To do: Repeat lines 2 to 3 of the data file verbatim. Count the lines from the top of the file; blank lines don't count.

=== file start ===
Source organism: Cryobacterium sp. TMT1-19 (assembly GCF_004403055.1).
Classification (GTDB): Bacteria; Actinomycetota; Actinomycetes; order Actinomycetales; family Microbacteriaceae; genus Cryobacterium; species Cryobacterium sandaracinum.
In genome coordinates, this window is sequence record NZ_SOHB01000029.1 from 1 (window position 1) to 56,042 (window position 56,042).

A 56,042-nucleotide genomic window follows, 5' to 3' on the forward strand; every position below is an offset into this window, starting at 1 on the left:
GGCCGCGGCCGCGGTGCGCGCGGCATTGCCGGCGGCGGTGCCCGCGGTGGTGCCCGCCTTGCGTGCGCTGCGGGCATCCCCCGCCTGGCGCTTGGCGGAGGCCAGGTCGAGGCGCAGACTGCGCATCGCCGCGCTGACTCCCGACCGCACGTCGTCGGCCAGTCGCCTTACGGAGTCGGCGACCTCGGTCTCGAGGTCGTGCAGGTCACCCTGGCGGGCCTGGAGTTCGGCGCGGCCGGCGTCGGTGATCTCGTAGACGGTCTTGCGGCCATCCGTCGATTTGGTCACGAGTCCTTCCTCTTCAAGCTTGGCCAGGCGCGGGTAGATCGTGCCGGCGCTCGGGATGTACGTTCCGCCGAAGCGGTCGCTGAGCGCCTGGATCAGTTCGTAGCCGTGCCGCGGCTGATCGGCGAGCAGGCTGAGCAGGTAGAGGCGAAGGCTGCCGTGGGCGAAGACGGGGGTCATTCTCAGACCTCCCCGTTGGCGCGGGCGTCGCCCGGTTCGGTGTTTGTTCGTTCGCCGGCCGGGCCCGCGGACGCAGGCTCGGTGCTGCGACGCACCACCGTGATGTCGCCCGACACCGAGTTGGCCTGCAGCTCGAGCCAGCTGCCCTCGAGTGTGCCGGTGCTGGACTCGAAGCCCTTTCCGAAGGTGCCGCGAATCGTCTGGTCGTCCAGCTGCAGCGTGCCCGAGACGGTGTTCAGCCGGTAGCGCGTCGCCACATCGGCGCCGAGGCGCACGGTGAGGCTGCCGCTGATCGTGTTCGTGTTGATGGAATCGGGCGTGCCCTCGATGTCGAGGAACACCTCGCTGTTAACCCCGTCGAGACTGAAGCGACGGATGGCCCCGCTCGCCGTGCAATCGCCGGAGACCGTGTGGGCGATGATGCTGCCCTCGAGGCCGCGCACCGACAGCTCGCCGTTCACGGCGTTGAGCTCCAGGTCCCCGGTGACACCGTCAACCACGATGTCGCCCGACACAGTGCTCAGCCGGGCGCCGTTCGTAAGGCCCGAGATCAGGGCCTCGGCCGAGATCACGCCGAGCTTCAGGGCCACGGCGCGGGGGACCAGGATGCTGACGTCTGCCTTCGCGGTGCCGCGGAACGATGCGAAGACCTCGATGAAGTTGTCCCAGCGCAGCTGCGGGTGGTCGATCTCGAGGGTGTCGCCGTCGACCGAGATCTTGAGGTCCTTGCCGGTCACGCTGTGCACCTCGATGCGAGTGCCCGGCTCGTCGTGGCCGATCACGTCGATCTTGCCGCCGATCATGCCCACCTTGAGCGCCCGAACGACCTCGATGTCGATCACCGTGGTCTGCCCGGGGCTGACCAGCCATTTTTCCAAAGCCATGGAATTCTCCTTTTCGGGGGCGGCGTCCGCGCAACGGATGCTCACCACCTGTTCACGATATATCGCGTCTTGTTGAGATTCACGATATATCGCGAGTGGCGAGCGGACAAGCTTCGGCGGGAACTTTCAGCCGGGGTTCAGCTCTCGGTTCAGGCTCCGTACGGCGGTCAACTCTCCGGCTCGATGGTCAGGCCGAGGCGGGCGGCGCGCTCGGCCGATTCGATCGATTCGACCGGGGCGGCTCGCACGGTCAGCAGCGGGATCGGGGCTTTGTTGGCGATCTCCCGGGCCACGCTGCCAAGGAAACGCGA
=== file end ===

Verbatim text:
Classification (GTDB): Bacteria; Actinomycetota; Actinomycetes; order Actinomycetales; family Microbacteriaceae; genus Cryobacterium; species Cryobacterium sandaracinum.
In genome coordinates, this window is sequence record NZ_SOHB01000029.1 from 1 (window position 1) to 56,042 (window position 56,042).